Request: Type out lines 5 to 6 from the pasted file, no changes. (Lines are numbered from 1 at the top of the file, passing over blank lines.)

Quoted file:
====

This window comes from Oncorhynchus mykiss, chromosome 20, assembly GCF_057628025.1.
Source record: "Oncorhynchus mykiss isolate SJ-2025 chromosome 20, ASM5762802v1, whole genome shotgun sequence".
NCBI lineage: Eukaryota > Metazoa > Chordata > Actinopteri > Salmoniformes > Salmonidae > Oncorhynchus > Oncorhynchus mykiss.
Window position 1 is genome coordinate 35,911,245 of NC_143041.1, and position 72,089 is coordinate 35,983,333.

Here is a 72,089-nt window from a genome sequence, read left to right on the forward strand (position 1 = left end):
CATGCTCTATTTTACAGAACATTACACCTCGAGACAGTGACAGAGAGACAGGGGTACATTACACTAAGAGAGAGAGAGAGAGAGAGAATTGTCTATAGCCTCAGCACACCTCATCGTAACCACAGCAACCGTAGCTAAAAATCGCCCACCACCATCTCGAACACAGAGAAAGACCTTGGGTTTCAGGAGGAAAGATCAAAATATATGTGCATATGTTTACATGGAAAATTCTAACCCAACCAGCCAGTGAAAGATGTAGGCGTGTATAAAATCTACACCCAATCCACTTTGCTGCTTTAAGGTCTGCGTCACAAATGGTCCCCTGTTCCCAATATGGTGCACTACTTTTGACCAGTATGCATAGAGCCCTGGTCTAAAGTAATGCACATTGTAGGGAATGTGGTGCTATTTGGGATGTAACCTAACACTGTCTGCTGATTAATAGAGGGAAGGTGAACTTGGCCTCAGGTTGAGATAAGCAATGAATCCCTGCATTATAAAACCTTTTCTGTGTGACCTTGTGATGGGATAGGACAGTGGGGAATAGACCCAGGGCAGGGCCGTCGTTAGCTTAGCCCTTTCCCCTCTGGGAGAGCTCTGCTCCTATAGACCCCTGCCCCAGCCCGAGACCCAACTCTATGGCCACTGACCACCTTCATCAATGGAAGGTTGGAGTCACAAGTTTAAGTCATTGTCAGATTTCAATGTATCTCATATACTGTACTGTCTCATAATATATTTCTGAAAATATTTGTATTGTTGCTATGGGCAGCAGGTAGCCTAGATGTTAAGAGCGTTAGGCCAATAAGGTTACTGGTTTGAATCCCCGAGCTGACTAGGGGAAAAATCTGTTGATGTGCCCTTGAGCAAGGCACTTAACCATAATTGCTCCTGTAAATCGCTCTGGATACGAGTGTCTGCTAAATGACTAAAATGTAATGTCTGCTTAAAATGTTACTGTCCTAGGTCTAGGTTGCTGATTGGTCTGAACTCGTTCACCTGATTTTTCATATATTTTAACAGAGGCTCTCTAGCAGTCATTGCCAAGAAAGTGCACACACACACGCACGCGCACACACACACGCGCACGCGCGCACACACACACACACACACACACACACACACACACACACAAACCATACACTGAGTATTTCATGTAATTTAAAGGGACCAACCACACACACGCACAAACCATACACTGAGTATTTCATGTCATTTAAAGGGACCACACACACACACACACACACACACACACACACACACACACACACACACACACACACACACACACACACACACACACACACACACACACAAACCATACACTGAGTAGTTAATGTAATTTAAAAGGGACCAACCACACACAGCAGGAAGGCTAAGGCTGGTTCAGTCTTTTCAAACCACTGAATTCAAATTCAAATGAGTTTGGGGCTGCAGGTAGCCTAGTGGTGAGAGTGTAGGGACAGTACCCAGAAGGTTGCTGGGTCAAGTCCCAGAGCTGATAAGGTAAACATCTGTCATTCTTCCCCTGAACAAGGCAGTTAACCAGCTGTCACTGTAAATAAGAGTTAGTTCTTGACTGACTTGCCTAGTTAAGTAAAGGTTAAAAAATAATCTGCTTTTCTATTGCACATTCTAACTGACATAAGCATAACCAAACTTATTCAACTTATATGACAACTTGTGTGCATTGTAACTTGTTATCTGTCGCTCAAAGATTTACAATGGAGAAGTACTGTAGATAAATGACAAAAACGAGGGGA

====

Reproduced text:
Here is a 72,089-nt window from a genome sequence, read left to right on the forward strand (position 1 = left end):
CATGCTCTATTTTACAGAACATTACACCTCGAGACAGTGACAGAGAGACAGGGGTACATTACACTAAGAGAGAGAGAGAGAGAGAGAATTGTCTATAGCCTCAGCACACCTCATCGTAACCACAGCAACCGTAGCTAAAAATCGCCCACCACCATCTCGAACACAGAGAAAGACCTTGGGTTTCAGGAGGAAAGATCAAAATATATGTGCATATGTTTACATGGAAAATTCTAACCCAACCAGCCAGTGAAAGATGTAGGCGTGTATAAAATCTACACCCAATCCACTTTGCTGCTTTAAGGTCTGCGTCACAAATGGTCCCCTGTTCCCAATATGGTGCACTACTTTTGACCAGTATGCATAGAGCCCTGGTCTAAAGTAATGCACATTGTAGGGAATGTGGTGCTATTTGGGATGTAACCTAACACTGTCTGCTGATTAATAGAGGGAAGGTGAACTTGGCCTCAGGTTGAGATAAGCAATGAATCCCTGCATTATAAAACCTTTTCTGTGTGACCTTGTGATGGGATAGGACAGTGGGGAATAGACCCAGGGCAGGGCCGTCGTTAGCTTAGCCCTTTCCCCTCTGGGAGAGCTCTGCTCCTATAGACCCCTGCCCCAGCCCGAGACCCAACTCTATGGCCACTGACCACCTTCATCAATGGAAGGTTGGAGTCACAAGTTTAAGTCATTGTCAGATTTCAATGTATCTCATATACTGTACTGTCTCATAATATATTTCTGAAAATATTTGTATTGTTGCTATGGGCAGCAGGTAGCCTAGATGTTAAGAGCGTTAGGCCAATAAGGTTACTGGTTTGAATCCCCGAGCTGACTAGGGGAAAAATCTGTTGATGTGCCCTTGAGCAAGGCACTTAACCATAATTGCTCCTGTAAATCGCTCTGGATACGAGTGTCTGCTAAATGACTAAAATGTAATGTCTGCTTAAAATGTTACTGTCCTAGGTCTAGGTTGCTGATTGGTCTGAACTCGTTCACCTGATTTTTCATATATTTTAACAGAGGCTCTCTAGCAGTCATTGCCAAGAAAGTGCACACACACACGCACGCGCACACACACACGCGCACGCGCGCACACACACACACACACACACACACACACACACACACACAAACCATACACTGAGTATTTCATGTAATTTAAAGGGACCAACCACACACACGCACAAACCATACACTGAGTATTTCATGTCATTTAAAGGGACCACACACACACACACACACACACACACACACACACACACACACACACACACACACACACACACACACACACACACACACACACACACACAAACCATACACTGAGTAGTTAATGTAATTTAAAAGGGACCAACCACACACAGCAGGAAGGCTAAGGCTGGTTCAGTCTTTTCAAACCACTGAATTCAAATTCAAATGAGTTTGGGGCTGCAGGTAGCCTAGTGGTGAGAGTGTAGGGACAGTACCCAGAAGGTTGCTGGGTCAAGTCCCAGAGCTGATAAGGTAAACATCTGTCATTCTTCCCCTGAACAAGGCAGTTAACCAGCTGTCACTGTAAATAAGAGTTAGTTCTTGACTGACTTGCCTAGTTAAGTAAAGGTTAAAAAATAATCTGCTTTTCTATTGCACATTCTAACTGACATAAGCATAACCAAACTTATTCAACTTATATGACAACTTGTGTGCATTGTAACTTGTTATCTGTCGCTCAAAGATTTACAATGGAGAAGTACTGTAGATAAATGACAAAAACGAGGGGA